It is important for people arriving in the UK to be able to communicate. I have seen first hand how English for Speakers of Other Languages (‘ESOL’) courses can be a highly effective way of gaining these essential language skills. Nobody should face being excluded from the mainstream of society and the world of work because of their inability to speak to others. Access to education provides hope and empowerment to those who receive it. It is a vital tool in ending poverty, improving health outcomes, and tackling gender inequality by empowering girls.
An All-Party Parliamentary Group on Refugees report published in April 2017 presented evidence that a drastic reduction in ESOL funding has meant that many refugees have no provision in their local area. The report highlighted evidence that refugees are often placed in classes that do not match their level of proficiency. It also noted substantial barriers faced by women due to the timing of classes, as well as the lack of childcare facilities.
The Casey Review of opportunity and integration published in December 2016, raised concerns about the possible disadvantages caused by not being able to speak English. Its recommendations included a review of whether the current provision is being sufficiently co-ordinated, and further targeted English language provision.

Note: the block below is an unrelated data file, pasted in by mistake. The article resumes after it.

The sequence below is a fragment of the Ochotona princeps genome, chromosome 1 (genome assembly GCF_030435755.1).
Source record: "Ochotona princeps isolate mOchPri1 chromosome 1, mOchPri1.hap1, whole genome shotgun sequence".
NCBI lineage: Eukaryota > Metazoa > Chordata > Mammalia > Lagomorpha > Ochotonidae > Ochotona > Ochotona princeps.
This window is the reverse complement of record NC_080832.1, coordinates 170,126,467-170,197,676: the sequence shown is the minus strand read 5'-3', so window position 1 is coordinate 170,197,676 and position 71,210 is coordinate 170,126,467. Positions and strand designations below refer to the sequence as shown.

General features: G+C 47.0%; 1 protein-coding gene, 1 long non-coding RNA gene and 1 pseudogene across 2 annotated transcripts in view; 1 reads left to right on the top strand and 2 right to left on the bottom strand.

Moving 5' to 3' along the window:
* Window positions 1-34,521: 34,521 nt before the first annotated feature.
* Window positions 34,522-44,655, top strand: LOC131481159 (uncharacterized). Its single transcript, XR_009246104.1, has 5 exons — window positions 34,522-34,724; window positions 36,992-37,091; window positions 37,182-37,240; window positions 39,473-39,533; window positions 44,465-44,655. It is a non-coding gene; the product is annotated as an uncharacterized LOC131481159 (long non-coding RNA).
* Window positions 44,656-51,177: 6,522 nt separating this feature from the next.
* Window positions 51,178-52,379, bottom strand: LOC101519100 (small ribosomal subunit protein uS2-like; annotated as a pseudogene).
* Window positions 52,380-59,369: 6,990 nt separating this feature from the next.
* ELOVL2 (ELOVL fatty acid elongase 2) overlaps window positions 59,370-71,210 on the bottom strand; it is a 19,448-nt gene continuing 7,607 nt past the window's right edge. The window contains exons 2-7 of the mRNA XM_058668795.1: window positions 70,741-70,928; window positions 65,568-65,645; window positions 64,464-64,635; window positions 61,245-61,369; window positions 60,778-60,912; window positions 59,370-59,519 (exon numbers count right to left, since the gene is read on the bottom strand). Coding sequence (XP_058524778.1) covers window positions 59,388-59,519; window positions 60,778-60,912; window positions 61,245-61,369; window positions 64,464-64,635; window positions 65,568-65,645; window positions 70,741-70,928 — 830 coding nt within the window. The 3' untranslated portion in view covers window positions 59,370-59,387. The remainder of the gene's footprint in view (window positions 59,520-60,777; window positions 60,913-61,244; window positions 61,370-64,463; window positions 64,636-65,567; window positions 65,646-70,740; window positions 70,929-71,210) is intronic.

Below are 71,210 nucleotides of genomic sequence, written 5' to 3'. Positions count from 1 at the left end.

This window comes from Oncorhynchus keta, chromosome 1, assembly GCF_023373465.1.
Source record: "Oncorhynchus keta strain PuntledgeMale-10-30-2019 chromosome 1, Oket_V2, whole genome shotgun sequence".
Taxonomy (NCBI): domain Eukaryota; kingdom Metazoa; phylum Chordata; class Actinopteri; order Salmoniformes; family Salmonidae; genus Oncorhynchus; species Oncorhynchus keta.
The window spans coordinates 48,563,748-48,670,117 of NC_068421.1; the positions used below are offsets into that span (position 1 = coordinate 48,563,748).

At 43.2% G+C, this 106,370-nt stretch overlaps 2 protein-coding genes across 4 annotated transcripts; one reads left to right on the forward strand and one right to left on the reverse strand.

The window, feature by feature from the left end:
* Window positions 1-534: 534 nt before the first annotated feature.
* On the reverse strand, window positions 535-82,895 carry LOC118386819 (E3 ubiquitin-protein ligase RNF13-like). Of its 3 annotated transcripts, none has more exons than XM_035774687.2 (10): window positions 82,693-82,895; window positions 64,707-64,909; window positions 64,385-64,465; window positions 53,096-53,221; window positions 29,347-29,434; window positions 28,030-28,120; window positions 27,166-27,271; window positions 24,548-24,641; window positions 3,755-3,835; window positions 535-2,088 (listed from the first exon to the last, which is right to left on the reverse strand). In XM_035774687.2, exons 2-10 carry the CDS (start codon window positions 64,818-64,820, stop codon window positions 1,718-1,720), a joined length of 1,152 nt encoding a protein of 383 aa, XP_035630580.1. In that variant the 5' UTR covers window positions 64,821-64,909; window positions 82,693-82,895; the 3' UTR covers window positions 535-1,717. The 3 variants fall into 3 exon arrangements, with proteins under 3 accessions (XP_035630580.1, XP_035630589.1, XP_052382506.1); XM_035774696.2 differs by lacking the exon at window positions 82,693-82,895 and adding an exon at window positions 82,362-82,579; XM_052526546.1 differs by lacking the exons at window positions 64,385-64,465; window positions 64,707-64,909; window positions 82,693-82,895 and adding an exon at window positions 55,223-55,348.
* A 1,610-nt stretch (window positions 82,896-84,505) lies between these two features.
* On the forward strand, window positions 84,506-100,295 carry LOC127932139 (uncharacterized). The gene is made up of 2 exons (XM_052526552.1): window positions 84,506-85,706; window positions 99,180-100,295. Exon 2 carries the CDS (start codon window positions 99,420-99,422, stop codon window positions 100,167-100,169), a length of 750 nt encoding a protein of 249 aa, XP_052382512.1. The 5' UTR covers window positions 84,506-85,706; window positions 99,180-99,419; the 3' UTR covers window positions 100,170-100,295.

At the last General Election, I stood on a manifesto which pledged to replace Advanced Learner Loans and upfront course fees with direct funding, making FE courses free at the point of use, including English for Speakers of Other Languages (ESOL) courses.
The government needs to do more to bring together and deliver ESOL services and budgets in a more coherent, consistent way. Without which, isolation and subjugation are more likely. Adequate funding for language lessons is vital to foster better integration and community cohesion.
I will continue to follow this issue closely.